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When creating shared_ptr it's manager object uses strong & weak reference counters. I understand that by using strong reference counter shared_ptr knows when to deallocate the managed object but I don't understand why is it using weak reference counter.

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3 Answers 3

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There are two objects associated with shared_ptr<T> & weak_ptr<T>:

  • the actual object (T)
  • the control block, that contains the shared and weak counters

The actual object will be destroyed, if the shared counter reaches 0. But the control block has to stay alive as long as there are shared or weak pointers, i.e. the control block will be deleted as soon as both the shared and weak counter are 0.

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Why is this necessary? –  Tracer Jul 16 '14 at 16:51
@Tracer: Why is the weak_ptr necessary? Or why is a counter for weak_ptrs necessary? –  nosid Jul 16 '14 at 16:54
@Tracer Suppose it didn't work like that. How would a weak_ptr then know whether the pointed-to object has been deleted yet? –  hvd Jul 16 '14 at 16:54
@hvd I thought strong reference counter is used to know if managed object still exists. –  Tracer Jul 16 '14 at 16:59
@Tracer It is, but the reference count block itself needs to keep track of both the weak and strong reference counts. It only gets destroyed when both reach zero. –  Praetorian Jul 16 '14 at 17:08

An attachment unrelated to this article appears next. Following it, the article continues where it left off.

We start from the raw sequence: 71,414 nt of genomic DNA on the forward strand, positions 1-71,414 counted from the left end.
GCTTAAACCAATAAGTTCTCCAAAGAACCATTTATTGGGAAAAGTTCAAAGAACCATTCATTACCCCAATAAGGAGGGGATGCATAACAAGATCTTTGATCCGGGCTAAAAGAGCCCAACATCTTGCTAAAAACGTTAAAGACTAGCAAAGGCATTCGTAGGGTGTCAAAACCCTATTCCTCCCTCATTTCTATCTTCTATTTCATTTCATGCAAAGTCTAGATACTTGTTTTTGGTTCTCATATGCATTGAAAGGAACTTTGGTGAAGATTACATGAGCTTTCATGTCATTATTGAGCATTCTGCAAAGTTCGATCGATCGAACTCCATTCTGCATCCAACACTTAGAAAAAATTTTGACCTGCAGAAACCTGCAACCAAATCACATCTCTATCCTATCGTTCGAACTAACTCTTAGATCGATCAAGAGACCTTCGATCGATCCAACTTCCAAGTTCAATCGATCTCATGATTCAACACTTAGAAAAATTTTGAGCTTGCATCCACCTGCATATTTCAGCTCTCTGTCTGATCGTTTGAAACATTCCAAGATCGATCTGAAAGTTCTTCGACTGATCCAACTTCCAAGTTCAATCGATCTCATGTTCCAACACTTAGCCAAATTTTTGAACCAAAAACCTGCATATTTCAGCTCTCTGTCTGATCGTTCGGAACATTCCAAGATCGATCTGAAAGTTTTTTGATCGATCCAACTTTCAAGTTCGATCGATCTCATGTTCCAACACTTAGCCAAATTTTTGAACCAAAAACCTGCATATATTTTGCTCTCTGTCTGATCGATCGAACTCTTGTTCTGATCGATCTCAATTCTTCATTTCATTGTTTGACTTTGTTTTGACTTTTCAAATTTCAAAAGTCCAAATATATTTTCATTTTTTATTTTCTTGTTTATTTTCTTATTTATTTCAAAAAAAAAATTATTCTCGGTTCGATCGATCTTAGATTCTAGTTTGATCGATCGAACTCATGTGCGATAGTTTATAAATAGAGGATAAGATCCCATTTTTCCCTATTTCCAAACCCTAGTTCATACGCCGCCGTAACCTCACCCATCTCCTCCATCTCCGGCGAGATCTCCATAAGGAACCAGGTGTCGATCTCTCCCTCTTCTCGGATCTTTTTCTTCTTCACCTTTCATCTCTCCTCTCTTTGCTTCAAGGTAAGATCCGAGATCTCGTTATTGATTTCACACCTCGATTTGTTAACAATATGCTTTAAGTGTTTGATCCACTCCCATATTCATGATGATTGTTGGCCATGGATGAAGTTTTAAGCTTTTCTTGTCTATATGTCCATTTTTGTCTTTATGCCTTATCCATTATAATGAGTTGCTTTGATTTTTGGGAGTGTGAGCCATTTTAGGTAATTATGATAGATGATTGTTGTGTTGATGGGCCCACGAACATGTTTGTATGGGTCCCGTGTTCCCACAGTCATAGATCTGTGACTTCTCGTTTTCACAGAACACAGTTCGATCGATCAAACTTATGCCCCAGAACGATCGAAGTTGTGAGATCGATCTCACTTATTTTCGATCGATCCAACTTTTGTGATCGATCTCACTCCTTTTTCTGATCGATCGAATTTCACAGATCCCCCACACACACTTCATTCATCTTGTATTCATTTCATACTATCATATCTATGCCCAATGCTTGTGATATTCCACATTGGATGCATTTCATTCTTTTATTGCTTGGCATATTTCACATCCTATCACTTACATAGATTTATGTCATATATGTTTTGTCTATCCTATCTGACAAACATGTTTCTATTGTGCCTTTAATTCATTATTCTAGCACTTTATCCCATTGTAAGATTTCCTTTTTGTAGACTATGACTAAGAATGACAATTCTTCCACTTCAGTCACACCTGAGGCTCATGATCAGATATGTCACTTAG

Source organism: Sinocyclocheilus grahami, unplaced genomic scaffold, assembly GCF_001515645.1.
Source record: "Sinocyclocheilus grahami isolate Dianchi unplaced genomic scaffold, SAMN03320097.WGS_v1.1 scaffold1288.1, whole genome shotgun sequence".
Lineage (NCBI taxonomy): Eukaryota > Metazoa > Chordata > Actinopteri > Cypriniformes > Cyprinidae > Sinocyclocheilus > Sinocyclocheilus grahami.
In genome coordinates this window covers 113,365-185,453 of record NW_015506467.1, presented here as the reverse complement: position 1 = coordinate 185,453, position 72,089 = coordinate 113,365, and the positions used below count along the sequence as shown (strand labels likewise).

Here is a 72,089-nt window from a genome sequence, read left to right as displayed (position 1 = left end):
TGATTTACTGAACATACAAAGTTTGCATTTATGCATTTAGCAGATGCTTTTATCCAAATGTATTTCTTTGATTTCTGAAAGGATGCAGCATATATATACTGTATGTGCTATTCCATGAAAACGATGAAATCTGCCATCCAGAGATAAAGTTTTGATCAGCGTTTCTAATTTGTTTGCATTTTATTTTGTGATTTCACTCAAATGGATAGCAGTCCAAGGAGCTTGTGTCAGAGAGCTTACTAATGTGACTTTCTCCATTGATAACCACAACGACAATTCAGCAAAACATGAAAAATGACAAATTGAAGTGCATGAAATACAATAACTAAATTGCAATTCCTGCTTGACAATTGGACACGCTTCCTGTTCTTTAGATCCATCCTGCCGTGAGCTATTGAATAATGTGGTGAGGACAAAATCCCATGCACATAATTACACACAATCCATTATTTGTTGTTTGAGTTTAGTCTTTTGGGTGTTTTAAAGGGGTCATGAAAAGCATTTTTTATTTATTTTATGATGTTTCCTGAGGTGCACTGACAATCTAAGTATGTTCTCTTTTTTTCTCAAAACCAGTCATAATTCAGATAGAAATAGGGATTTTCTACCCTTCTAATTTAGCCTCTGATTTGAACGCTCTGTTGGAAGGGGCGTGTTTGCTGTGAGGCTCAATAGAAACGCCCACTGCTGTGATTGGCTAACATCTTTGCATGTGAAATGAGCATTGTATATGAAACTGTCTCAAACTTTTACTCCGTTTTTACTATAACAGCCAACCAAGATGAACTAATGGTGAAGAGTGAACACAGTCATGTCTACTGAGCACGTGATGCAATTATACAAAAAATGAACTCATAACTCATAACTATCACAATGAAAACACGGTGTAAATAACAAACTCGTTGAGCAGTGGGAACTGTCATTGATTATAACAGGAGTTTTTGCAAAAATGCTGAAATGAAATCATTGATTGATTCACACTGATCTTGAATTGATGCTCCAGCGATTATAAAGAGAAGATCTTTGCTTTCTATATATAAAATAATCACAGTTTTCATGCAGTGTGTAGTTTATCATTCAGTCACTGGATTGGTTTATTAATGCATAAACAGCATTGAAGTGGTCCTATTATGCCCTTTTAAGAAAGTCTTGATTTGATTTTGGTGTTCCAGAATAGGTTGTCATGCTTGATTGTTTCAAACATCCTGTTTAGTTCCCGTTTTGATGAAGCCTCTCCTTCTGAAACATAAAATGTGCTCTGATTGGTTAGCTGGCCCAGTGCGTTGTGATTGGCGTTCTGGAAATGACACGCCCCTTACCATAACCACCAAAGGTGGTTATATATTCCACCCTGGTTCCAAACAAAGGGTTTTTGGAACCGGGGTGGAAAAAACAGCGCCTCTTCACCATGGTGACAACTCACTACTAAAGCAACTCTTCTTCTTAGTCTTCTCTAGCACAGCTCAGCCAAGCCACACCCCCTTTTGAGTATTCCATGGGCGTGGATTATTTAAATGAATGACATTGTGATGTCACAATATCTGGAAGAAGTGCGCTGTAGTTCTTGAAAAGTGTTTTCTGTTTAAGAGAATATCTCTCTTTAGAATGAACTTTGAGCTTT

Both weak and strong pointers hold a pointer to data, and a pointer to a reference count block.

When you try to convert a weak pointer to a strong pointer, you add a new strong count. If it incremented from 0, you know that the data had already been destroyed, so you fail. This requires access to the reference count block.

As such, the lifetime of the reference count block has to exceed the lifetime of all outstanding weak pointers.

This is ensured by reference counting the reference count block with a weak reference count. This reference count, when reduced to zero by the last outstanding strong or weak reference going out of scope, causes the smart pointer to destroy the reference count block.

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weak_ptr is used for things that need a handle to the heap-object in question, but don't want to claim any ownership that would block releasing the object. A typical example of such things are observers that want to know of any changes to the underlying object but don't want to keep it around if nobody else is using that object.

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